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Conclusion:Deployment of Microsoft products in virtualised desktop environments requires careful consideration of how virtualisation impacts on an organisation’s Microsoft licensing costs. Even though Microsoft has introduced new licensing packages to address desktop virtualisation, it is not uncommon for organisations to significantly underestimate the licensing costs involved.

IT organisations must first properly understand how Microsoft structures its desktop operating system, productivity tools and server licences before they can correctly interpret them in a virtual desktop environment.


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Related Articles:

"Has Microsoft's desktop licensing got you on edge? Part II - licensing a virtual desktop" IBRS, 2008-11-30 00:00:00

Conclusion: When working on intranet and extranet initiatives – especially those involving collaborative applications – IT managers should appreciate that there will always be a significant gap between the views and priorities of IT and those of business unit managers. IT management will often be looking at infrastructure and governance issues, while line-of-business will be thinking in terms of unstructured, Internet-like applications. Overcoming the gap requires careful structuring of the intranet initiative’s planning and execution teams.


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Conclusion: Video conferencing (VC) solutions have split into five different strands, each of which must be considered when planning to implement an Enterprise Video Communications (EVC) solution. Technology should not be the deciding factor when selecting an EVC. The main reasons video communications / conferencing implementations fail is not related to technology, but to mismatched user expectations resulting from a lack of training and change management, poor environmental considerations (room design, lighting, seating and so on), inconsistent interfaces and poorly engineered integration of components. Address these points of failure when evaluating EVC solutions.


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Conclusion: Building a business case for supporting Personal Electronic Devices (PEDs) is similar to building a case for Collaboration and Unified Communications. At this point in the technology’s evolution, business cases will rarely be able to be based purely on financial models because it is difficult to identify the productivity benefits of PEDs as discrete and measurable elements. 1 However, this does not mean that PEDs have no role to play in modern enterprises. IBRS proposes that organisations consider the benefits of PEDs via an appraisal model aimed at identifying individuals and applications with a need for greater communication and collaboration. One such model is working spheres.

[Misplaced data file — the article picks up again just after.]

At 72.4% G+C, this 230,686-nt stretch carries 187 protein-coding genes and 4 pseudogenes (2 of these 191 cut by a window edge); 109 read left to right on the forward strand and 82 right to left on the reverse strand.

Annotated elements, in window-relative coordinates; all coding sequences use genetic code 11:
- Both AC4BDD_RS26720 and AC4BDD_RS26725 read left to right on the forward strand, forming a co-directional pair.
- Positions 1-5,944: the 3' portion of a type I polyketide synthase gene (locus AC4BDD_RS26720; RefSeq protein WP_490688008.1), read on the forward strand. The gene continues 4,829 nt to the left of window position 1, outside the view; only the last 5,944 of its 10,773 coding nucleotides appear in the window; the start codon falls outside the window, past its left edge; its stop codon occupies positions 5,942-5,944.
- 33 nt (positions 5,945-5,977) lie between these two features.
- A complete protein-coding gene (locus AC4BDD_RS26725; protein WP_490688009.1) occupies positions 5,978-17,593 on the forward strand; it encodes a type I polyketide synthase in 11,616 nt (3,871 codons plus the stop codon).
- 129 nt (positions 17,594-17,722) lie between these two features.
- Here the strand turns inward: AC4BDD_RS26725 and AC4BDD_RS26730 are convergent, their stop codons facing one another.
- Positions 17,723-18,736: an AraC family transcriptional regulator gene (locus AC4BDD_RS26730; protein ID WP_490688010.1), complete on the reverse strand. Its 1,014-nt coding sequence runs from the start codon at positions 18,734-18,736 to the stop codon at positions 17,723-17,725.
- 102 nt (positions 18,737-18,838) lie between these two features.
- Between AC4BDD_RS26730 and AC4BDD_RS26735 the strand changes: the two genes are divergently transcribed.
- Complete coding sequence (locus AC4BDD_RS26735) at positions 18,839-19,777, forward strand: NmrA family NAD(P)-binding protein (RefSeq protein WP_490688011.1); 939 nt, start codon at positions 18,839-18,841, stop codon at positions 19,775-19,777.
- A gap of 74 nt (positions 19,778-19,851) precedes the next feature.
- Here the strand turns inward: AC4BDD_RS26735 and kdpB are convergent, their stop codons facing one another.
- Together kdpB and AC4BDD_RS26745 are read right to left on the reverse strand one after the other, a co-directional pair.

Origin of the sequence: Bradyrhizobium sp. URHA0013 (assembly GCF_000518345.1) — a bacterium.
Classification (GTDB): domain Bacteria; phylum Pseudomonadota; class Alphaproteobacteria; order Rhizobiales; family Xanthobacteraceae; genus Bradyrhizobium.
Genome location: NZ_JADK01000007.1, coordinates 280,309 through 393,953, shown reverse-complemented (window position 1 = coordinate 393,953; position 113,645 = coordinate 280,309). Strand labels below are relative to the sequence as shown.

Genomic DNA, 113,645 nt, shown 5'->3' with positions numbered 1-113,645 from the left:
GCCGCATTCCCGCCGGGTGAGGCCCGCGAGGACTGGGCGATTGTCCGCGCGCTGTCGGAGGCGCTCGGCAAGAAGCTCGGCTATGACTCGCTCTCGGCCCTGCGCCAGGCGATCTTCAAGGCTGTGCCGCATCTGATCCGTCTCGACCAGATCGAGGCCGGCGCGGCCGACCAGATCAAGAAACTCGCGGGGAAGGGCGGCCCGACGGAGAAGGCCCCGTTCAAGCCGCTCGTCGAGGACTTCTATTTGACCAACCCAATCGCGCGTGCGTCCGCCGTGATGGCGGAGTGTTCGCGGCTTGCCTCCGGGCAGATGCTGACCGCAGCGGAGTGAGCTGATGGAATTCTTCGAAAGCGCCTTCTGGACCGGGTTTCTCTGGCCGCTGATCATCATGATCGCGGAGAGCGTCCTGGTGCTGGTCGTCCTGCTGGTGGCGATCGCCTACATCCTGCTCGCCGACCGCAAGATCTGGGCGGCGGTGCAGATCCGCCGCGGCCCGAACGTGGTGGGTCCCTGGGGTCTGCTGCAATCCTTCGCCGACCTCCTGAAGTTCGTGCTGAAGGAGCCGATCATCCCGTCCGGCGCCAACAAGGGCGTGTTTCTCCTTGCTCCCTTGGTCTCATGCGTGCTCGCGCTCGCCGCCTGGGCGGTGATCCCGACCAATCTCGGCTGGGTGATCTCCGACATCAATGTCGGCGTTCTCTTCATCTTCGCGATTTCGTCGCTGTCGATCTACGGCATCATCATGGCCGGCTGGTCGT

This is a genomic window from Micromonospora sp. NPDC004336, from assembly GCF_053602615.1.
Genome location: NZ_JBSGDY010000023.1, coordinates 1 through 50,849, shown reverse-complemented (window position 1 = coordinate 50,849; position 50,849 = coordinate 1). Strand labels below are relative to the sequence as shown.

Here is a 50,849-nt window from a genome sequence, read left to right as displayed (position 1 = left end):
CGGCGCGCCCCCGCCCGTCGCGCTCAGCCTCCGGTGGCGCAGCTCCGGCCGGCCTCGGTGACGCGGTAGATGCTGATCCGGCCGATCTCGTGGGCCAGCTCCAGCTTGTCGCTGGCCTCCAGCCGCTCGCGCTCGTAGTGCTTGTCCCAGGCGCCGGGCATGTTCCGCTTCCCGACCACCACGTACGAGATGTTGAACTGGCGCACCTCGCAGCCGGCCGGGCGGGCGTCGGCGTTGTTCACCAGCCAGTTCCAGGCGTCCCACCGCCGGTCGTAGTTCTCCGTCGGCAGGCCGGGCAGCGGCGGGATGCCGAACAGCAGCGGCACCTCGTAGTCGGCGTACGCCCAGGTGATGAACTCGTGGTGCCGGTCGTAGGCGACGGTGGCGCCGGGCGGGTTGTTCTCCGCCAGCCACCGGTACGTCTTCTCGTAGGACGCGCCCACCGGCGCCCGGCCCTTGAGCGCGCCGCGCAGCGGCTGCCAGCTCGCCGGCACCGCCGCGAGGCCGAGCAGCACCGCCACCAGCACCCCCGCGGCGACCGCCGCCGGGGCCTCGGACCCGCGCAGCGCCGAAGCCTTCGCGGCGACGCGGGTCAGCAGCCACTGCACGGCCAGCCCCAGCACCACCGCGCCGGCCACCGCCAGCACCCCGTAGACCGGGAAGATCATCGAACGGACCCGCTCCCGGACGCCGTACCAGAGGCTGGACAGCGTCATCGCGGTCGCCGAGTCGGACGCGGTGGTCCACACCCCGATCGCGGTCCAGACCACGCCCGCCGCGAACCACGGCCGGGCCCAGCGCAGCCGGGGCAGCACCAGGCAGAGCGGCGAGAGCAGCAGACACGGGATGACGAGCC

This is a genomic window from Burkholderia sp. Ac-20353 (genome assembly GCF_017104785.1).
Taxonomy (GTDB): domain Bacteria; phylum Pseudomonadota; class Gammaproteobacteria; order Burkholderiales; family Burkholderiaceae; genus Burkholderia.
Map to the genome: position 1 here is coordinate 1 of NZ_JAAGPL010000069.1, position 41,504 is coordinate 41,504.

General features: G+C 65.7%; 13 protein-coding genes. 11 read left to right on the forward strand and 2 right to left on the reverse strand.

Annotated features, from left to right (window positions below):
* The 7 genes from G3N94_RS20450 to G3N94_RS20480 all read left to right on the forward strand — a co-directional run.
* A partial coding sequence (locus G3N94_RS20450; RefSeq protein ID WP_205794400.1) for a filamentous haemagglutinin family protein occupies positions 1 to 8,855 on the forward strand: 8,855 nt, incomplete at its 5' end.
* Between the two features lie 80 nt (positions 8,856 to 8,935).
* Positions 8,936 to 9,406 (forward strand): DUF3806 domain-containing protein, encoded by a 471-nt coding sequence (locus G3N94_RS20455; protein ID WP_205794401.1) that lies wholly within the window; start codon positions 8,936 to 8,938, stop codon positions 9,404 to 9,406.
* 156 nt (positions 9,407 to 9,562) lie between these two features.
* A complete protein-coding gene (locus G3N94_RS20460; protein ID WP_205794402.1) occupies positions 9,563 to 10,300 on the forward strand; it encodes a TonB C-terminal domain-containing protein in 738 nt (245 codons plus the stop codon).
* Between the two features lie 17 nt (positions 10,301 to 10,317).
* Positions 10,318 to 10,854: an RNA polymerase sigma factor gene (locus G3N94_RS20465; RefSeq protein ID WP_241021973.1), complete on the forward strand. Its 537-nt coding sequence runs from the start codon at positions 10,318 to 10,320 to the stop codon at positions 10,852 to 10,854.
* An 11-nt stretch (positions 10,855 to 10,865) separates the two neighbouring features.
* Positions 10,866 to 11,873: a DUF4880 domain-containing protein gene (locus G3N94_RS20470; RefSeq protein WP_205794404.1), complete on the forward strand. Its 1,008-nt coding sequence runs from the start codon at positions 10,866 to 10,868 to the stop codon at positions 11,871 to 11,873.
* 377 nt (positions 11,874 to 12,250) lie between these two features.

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Related Articles:

"PED Antics part 1: The broken promise" IBRS, 2008-07-28 00:00:00

Conclusion: Portable Electronic Devices (PEDs) are flooding into enterprises. In addition to the technical challenges and costs PEDs place on IT departments, PEDs may be actually hindering service quality and productivity. Management need to step back from the promises that PEDs offer, and take a long, hard, pragmatic look at how these devices are really being used.


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Related Articles:

"PED Antics part 2: a collaborative perspective" IBRS, 2008-08-28 00:00:00

Conclusion: Although Microsoft’s new range of servers products have been available for some months, it is only now that the software giant’s marketing engine will go into full throttle. Understanding Microsoft’s likely marketing strategy that will endevour to shift the market from virtualisation to what it calls “Dynamic IT,” and being prepared for this strategy’s ramifications and the pressures it will create for IT managers will be essential to managing expectations from the business and smooth technology deployment.


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Conclusion: More than a year after its launch, IT managers in large enterprises perceive Vista as being costly, having compatibility issues with legacy applications and offering few benefits over its popular predecessor, Windows XP.

However, there is a concern that delaying the move to Vista may lead to problems in the deployment of other highly-desired products from Microsoft and third-parties. This concern is unfounded. Given the other more pressing priorities for IT management, and the relatively few benefits associated with Vista, organisations can afford to wait at least another three years before migrating to Vista, or skip the current iteration of Vista altogether. IT managers should look beyond pure operating system issues and examine a variety of desktop and application deployment models.